lara-nafplion.jpg

“To my mind, the greatest reward and luxury of travel is to be able to experience everyday things as if for the first time, to be in a position in which almost nothing is so familiar it is taken for granted.” ― Bill Bryson

A reflective trip through Auschwitz-Birkenau

A reflective trip through Auschwitz-Birkenau

Auschwitz-Birkenau

The sun shone brightly in the mid afternoon and it’s heat warmed my skin while the birds chirped softly in the otherwise silent moment of reflection. A moment so surreal, I’ve never experienced anything like it. Not a single word was spoken as our tour group stood in that open space surrounded by dilapidated wooden constructs and wild grass patches reading the memorial plaques that commiserate that shameful period in mans history.

The sunlight reflected on the plaque and illuminated the lettering as if trying to impress its meaning ever more forcefully on its readers.

“For ever let this place be a cry of despair and a warning to humanity, where the nazis murdered about one and a half million men, women and children mainly jews from various countries in Europe.

Auschwitz-Birkenau

1940-1945”

Auschwitz

The tour left from central Krakow and made the trek between the concentration camps of Auschwitz – Birkenau.  It took us through the museum, hearing the stories of individual victims and walking through the gateway that so many once entered and so few ever departed through. One might think that the effect would lessen, the horror would becomes less distressing as desensitisation kicks in. But with each story, the terror is renewed. The disbelief in the actions and capabilities of man increase and the shame grows bolder.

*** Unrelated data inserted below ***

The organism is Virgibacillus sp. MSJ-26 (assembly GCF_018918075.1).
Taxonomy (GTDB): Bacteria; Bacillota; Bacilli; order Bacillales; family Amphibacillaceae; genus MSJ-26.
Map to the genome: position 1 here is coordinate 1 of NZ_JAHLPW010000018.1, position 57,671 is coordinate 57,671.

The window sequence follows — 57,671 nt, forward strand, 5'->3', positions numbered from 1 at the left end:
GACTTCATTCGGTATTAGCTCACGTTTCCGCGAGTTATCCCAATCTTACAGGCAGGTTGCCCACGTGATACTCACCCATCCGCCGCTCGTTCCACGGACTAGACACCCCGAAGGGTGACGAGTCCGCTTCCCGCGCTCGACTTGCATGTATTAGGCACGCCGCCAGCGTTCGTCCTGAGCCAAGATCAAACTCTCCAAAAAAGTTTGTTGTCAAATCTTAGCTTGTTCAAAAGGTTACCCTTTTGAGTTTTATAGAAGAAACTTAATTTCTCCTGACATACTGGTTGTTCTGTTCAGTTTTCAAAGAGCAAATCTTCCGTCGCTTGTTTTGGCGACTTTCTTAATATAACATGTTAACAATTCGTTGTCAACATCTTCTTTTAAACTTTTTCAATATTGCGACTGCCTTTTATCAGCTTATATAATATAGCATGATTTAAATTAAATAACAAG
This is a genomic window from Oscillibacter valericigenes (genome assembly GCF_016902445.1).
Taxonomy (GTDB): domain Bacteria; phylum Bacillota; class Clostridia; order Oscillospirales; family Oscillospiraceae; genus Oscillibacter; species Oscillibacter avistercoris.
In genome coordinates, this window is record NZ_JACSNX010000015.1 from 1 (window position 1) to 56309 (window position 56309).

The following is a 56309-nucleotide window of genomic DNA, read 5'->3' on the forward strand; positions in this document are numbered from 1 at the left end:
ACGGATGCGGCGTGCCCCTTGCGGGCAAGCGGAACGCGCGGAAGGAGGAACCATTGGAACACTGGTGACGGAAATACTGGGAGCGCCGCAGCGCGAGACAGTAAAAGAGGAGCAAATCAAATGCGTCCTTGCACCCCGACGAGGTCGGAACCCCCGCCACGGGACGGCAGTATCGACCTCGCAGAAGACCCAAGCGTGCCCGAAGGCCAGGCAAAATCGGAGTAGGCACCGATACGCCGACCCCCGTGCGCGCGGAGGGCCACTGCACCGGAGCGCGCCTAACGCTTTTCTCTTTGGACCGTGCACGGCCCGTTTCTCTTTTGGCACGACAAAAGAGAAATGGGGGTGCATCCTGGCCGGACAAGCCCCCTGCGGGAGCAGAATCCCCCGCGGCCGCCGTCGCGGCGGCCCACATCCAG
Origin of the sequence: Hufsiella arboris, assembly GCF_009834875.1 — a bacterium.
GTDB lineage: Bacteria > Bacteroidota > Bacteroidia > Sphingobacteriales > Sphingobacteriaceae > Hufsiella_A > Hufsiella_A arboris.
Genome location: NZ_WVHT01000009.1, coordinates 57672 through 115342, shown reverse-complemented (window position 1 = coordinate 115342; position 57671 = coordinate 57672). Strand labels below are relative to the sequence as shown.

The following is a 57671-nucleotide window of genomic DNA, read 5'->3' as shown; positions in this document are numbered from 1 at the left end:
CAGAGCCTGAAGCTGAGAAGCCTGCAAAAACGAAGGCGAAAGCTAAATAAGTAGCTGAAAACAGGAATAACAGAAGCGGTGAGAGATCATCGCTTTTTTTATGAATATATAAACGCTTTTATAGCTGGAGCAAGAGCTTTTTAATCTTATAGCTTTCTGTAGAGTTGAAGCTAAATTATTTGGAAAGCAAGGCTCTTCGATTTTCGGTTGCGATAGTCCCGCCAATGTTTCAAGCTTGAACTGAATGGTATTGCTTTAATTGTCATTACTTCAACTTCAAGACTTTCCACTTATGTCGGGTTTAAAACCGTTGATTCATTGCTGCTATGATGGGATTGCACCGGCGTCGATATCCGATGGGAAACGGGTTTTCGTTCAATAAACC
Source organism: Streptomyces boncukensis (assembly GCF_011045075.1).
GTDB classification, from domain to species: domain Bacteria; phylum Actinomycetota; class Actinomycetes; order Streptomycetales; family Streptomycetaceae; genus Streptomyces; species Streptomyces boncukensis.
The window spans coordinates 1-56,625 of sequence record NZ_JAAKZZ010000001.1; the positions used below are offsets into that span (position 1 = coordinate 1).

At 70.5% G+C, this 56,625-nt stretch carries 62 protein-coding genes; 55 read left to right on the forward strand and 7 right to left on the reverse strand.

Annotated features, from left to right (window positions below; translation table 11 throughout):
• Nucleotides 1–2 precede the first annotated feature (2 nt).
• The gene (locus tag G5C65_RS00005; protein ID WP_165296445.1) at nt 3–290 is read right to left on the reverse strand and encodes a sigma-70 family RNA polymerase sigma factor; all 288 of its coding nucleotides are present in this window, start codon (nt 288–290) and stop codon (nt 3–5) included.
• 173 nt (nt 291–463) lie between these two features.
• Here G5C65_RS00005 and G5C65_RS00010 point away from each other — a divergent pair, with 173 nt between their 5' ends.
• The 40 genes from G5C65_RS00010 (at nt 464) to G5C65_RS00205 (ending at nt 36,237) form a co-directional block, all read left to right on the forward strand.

Walking through the museum, images cover the walls and glass protected exhibits provide a disturbing window to the past.

Displays showing piles of suitcases, mixing bowls, utensils and other household items reveal the lies that were told to many jews of their impending migration to a new living arrangement. The display of thousands upon thousands of wiry eyeglasses piled together, each once having a single owner, becomes a distressing visual illustration of the numbers of lives lost. Numbers can become meaningless except in these circumstance where the numbers abound so large and the remains are so great that it is impossible not to feel the weight of their presence.

Auschwitz

The numbers of the murdered, the disturbing experiments conducted, the regular torture -each story as distressing to view and bring to life as the last.

And after those confronting moments have already occurred, after the tour of this place is coming to its end and we find ourselves staring down at the memorial marking the place where approximately 1.5 million were killed so callously, with the sun shining and the birds chirping, that haunting message has never been so meaningful and so important.

While years pass and the victims and their families grow older, while times change, while memories fade, while the sun continues to shine and the birds have forgotten what this place really means and the horrors that occurred here, we truly must never forget.

Why I fell in love with Paris

Why I fell in love with Paris

Three Fab Travel Trips Explained

Three Fab Travel Trips Explained